Drug war efforts should be re-evaluated

Freedom New Mexico

Anyone who has seen the 1936 anti-drug movie “Tell Your Children,” more commonly known as “Reefer Madness,” knows the ridiculous levels the powers that be will go in their attempts to keep Americans from using a product that harms no one but themselves.

The movie follows the destructive paths of several young people who become “addicted” to marijuana through wild parties thrown by pushers.

Looking back on the movie with the knowledge we have today of the effects of marijuana, “Tell Your Children” is more of a joke than a cautionary tale about the dangers of drug use. We have a feeling later generations will think the same thing about some of the ways governments attempt to fight the drug war today.

A cold sufferer can’t stop by the corner drug store and pick up the most effective decongestant without jumping through hoops. One of the most popular brands contains a key ingredient in cooking methamphetamine and the feds have restricted the amount a person can buy at one time, so stores keep it behind the pharmacy counter and make people ask for it.

In place for a few years now, the restrictions haven’t lowered the amount of meth on the streets. Most of the drug in the U.S. comes from large factories in Mexico.

Another government attempt to cut down on drug use has been laws that ban the sale of “drug paraphernalia,” objects whose main or only purpose is to help get drugs, often marijuana, into one’s body.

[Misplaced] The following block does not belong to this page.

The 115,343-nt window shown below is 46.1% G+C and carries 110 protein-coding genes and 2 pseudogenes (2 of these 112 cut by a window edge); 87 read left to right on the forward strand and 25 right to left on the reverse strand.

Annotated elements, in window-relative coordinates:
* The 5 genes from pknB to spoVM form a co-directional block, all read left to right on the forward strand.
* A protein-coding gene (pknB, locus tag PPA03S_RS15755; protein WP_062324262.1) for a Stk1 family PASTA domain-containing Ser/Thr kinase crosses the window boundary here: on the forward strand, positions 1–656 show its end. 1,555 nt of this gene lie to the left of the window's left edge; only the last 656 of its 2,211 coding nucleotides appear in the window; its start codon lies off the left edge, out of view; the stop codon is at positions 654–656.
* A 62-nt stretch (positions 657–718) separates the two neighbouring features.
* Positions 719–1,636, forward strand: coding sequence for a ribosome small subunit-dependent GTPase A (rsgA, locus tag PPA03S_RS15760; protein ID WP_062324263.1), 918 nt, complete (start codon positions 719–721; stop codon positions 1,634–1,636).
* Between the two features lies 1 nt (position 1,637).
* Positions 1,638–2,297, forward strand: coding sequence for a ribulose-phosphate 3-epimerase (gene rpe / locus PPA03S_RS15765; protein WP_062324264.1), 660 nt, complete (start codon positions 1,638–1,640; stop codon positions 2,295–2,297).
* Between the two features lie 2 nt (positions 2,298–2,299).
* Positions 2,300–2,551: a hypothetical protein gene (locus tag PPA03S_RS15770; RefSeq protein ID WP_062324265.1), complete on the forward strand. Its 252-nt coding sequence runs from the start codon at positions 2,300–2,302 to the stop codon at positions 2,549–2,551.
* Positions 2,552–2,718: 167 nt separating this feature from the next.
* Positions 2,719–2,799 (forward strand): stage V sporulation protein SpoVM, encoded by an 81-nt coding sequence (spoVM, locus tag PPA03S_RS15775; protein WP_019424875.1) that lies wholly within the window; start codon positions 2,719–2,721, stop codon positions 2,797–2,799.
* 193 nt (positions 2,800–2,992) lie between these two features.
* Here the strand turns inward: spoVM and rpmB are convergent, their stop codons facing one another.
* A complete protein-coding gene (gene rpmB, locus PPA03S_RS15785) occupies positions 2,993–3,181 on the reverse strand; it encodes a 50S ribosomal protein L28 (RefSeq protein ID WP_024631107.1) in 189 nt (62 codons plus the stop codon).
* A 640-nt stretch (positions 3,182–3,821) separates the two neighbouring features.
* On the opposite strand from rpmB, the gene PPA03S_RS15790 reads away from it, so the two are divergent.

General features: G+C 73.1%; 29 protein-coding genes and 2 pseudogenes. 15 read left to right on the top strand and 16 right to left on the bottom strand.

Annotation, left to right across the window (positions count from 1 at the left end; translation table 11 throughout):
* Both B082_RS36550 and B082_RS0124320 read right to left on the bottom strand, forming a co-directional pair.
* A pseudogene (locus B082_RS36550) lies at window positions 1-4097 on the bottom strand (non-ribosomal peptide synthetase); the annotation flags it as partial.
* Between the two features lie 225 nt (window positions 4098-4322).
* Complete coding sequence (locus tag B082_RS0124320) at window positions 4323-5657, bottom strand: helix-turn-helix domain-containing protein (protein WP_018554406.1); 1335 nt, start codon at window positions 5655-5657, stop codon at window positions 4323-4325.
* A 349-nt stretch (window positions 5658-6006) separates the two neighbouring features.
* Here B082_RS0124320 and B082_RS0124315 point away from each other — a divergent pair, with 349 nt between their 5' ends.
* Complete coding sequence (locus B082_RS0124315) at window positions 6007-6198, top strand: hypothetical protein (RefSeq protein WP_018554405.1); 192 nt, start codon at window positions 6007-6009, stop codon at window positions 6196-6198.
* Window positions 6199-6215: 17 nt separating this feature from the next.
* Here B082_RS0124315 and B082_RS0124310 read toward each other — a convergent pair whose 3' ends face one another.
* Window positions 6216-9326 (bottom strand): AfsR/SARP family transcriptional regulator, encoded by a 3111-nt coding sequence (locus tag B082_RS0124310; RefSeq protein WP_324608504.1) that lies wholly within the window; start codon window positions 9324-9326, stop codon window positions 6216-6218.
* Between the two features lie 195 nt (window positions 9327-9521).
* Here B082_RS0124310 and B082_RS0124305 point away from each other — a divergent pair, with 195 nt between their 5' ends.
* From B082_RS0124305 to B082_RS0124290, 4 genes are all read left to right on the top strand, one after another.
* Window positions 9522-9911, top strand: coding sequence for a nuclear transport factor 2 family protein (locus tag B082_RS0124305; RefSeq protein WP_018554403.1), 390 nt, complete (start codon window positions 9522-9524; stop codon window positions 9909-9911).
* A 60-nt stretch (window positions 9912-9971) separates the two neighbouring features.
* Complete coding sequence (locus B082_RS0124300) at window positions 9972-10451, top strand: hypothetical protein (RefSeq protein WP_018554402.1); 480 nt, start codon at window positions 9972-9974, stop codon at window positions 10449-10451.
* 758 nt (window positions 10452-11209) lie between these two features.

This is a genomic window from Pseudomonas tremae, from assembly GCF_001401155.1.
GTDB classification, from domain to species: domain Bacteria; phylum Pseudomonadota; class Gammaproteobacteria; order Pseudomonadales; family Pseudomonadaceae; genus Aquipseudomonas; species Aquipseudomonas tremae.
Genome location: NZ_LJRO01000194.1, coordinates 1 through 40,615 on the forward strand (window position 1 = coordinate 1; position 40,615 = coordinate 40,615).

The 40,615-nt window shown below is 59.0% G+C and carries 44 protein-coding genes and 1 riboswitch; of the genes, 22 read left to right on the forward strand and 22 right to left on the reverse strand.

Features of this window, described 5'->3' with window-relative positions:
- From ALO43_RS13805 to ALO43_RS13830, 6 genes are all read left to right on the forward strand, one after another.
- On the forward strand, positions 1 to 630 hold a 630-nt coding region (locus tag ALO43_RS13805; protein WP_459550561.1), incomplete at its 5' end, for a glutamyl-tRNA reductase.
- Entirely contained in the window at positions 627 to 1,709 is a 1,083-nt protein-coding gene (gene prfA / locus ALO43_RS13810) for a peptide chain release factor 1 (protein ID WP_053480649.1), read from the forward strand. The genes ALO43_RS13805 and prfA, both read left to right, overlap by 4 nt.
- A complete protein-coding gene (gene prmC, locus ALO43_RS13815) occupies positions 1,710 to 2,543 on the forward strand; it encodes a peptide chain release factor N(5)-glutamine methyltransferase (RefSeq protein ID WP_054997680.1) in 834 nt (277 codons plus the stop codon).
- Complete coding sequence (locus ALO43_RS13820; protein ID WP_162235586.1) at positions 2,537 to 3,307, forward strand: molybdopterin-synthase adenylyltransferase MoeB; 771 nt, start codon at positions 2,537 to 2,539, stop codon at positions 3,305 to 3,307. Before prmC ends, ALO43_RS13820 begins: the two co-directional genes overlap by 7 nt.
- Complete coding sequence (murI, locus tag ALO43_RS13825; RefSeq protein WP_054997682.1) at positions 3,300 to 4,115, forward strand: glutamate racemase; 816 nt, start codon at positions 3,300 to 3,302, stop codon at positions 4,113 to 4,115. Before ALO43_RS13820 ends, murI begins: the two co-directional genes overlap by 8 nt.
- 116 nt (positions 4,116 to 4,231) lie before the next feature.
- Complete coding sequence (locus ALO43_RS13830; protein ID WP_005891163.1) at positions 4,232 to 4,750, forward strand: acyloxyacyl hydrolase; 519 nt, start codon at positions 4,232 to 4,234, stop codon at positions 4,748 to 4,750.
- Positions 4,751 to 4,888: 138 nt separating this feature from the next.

Decades ago, even small cities had several stores that sold marijuana pipes, bongs, roach clips and other “drug paraphernalia.”

Did pot use go away after the bans went into effect?

Of course not. Users simply found other common objects that could be used as delivery systems or bought what they needed on the black market, where a thriving business keeps pot smokers well supplied with what they need.
Spring clips for holding marijuana cigarettes are readily available at businesses all over this country. They’re called hardware stores.

Banning things doesn’t keep them from people who want them. But governments never seem to learn this lesson.
Now Chicago’s City Council is considering a ban on the use, sale and possession of tiny self-sealing plastic bags often used to package small quantities of drugs. According to a news report in the Chicago Sun-Times, Alderman Robert Fioretti got the idea for the ban after he picked up a dozen or so bags off the ground in a stroll through a city park. He wrote the ordinance and is guiding it through the City Council.

Language in the proposal would outlaw “self-sealing plastic bags under two inches in either height or width.”
There are so many things wrong with this idea it’s difficult to know where to start.

Setting aside the previously mentioned fact that bans don’t work, the next problem is that the law would be easy to circumvent by using other bags on the market.

Popular snack-sized bags are large enough to skirt the ban and small enough to work for a dealer’s purposes. Or full-size sandwich bags could be cut down and sealed in other ways.

A blogger discussing the issue on one site wrote that now he’d have to start buying his drugs in larger quantities.
One council member backed the ban, saying it’s a desperate measure to address what he called “the most destructive force” in the city’s neighborhoods.

He almost has it right. But “the most destructive force” in his city and others isn’t drugs; it’s the drug war that drives up the price of drugs and makes dealing them so attractive to criminal elements.

The drug war isn’t working. It’s time for officials to stop worrying about being tagged with the soft-on-crime label and take courageous steps to re-evaluate a failed policy.